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Look Inside | Reading Guide
Aug 10, 1993
| ISBN 9780345383952
Jun 27, 1995
| ISBN 9780345401120
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Aug 10, 1993 | ISBN 9780345383952
Jun 27, 1995 | ISBN 9780345401120
"Intriguing…A thoughtful, intelligent work…The novel traces the yeasr from he ’50s to the ate ’80s, from Eisenhower to George Bush….She writes with simple eloquence about small-town life in the South, right after the start of the great social upheaval of he civil rights movement….Campbell has a strong creative voice."THE WASHINGTON POST BOOK WORLDChicago-born Amrstrong Tood is fifteen, black, and unused to the ways of the segregated Deep South, when his mother sends him to spend the summer with relatives in rural Mississippi. For speaking a few innocuous words in French to a white woman, Armstrong is killed. And the precariously balanced world and its determined people–white and black–are changed, then and forever, by the horror of poverty, the legacy of justice, and the singular gift of love’s power to heal.
"ABSORBING…COMPELLING…HIGHLY SATISFYING."–San Francisco Chronicle"TRULY ENGAGING…Campbell has a storyteller’s ear for dialogue and the visual sense of painting a picture and a place….There’s a steam that keeps the story moving as the characters, and later their children, wrestle through racial, personal and cultural crisis."–Los Angeles Times Book Review"REMARKABLE…POWERFUL."–Time"YOUR BLUES AIN’T LIKE MINE is rich, lush fiction set in rural Mississippi beginning in the mid-’50s. It is also a haunting reality flowing through Anywhere, U.S.A., in the ’90s….There’s love, rage and hatred, winning and losing, honor, abuse; in other words, humanity….Campbell now deserves recognition as the best of storytellers. Her writing sings."–The Indianapolis News"EXTRAORDINDARY."–The Seattle Times"A COMPELLING NARRATIVE…Campbell is a master when it comes to telling a story."–Entertainment WeeklyYOUR BLUES AIN’T LIKE MINE won the NAACP Image Award for Best Literary Work of Fiction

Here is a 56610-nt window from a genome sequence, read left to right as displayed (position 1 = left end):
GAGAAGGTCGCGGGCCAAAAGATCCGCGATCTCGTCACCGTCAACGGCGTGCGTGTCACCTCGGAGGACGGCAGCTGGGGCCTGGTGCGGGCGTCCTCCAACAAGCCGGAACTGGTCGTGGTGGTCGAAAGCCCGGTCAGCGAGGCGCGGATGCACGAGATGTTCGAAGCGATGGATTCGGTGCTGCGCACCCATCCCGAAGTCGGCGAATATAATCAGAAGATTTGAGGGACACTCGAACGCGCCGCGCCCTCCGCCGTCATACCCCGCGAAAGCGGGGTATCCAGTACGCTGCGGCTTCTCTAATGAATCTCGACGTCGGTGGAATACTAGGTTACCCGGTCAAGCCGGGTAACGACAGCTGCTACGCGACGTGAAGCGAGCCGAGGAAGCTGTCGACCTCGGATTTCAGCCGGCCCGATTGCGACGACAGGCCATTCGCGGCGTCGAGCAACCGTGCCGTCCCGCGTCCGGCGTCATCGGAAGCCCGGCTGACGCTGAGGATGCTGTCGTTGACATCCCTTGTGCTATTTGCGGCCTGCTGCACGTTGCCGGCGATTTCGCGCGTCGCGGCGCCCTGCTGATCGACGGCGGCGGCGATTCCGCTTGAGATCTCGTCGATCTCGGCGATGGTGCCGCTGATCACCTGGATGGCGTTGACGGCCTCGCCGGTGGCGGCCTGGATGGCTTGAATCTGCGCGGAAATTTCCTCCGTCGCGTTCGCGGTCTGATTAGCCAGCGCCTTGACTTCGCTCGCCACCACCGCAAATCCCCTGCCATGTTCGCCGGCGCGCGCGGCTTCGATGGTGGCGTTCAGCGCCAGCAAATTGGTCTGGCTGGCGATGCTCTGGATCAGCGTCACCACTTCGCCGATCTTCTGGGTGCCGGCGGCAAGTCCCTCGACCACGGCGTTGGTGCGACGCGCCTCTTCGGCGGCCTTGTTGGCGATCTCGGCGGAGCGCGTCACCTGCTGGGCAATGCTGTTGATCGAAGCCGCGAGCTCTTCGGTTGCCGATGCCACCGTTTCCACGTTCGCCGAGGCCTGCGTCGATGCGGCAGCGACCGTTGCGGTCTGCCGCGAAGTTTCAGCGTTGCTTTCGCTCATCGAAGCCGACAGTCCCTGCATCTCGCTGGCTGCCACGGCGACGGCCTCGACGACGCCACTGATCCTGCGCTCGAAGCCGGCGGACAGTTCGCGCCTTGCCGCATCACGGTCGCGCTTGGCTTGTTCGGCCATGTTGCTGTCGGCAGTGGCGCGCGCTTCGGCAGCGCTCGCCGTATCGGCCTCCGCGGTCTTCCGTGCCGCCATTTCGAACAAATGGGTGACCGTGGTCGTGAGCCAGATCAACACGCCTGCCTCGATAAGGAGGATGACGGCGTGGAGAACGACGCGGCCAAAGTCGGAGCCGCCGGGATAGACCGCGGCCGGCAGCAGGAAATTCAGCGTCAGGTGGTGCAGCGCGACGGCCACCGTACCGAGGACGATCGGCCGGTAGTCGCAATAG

Bebe Moore Campbell was the author of several New York Times bestsellers: Brothers and Sisters; Singing in the Comeback Choir; What You Owe Me, which was also a Los Angeles Times Best Book of 2001; and 72 Hour Hold. Her other works include the novel Your Blues Ain’t Like… More about Bebe Moore Campbell